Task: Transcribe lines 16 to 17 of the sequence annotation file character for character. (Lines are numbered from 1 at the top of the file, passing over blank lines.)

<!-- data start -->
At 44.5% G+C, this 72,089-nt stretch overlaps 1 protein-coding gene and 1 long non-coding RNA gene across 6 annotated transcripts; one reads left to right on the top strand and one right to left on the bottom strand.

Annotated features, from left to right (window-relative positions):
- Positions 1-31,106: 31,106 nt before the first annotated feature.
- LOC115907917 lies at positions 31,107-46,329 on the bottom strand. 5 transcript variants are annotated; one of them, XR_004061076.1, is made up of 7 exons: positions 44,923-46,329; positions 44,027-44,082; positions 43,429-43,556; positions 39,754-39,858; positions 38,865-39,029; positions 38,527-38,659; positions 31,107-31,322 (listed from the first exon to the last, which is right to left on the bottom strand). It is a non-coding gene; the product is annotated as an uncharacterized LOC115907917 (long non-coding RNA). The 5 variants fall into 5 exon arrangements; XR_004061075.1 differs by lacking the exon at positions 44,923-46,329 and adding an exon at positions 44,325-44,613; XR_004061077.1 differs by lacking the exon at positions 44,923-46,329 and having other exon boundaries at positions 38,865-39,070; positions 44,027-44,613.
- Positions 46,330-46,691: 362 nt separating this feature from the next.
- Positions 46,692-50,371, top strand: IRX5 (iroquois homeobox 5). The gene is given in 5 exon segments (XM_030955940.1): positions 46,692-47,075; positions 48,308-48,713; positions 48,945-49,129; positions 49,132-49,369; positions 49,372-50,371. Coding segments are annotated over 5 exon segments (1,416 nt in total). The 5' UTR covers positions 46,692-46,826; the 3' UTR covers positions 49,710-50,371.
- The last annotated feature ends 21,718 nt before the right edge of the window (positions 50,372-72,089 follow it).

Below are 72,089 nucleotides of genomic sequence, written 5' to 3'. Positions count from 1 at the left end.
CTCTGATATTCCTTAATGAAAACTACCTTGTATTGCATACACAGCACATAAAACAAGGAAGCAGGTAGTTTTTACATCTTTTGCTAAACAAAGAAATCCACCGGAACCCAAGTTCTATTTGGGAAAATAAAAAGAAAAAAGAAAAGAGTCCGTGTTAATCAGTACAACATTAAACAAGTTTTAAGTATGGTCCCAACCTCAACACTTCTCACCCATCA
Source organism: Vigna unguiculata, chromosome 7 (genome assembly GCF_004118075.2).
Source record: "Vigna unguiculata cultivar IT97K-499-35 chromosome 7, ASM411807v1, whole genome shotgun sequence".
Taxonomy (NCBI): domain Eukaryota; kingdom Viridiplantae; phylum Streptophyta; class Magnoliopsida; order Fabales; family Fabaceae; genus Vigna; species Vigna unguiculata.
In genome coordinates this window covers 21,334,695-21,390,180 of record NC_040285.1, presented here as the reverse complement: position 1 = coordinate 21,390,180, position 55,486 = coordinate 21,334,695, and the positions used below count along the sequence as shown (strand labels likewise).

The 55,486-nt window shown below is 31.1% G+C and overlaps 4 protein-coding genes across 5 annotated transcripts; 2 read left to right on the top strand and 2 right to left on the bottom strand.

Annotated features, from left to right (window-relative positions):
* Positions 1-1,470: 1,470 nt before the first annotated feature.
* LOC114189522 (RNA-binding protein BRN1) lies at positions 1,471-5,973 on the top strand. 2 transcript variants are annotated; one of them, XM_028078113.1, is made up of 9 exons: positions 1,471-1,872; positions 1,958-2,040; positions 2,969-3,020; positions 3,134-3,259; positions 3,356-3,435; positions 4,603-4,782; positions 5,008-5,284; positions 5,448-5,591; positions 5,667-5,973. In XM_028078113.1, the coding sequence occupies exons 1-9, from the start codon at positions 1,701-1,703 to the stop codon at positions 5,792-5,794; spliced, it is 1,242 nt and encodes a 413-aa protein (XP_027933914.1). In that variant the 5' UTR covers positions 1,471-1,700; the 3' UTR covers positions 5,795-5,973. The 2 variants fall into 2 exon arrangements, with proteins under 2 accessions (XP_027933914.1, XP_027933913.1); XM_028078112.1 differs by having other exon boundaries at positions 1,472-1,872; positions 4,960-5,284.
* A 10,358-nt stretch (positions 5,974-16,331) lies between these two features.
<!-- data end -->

* Positions 1-1,470: 1,470 nt before the first annotated feature.
* LOC114189522 (RNA-binding protein BRN1) lies at positions 1,471-5,973 on the top strand. 2 transcript variants are annotated; one of them, XM_028078113.1, is made up of 9 exons: positions 1,471-1,872; positions 1,958-2,040; positions 2,969-3,020; positions 3,134-3,259; positions 3,356-3,435; positions 4,603-4,782; positions 5,008-5,284; positions 5,448-5,591; positions 5,667-5,973. In XM_028078113.1, the coding sequence occupies exons 1-9, from the start codon at positions 1,701-1,703 to the stop codon at positions 5,792-5,794; spliced, it is 1,242 nt and encodes a 413-aa protein (XP_027933914.1). In that variant the 5' UTR covers positions 1,471-1,700; the 3' UTR covers positions 5,795-5,973. The 2 variants fall into 2 exon arrangements, with proteins under 2 accessions (XP_027933914.1, XP_027933913.1); XM_028078112.1 differs by having other exon boundaries at positions 1,472-1,872; positions 4,960-5,284.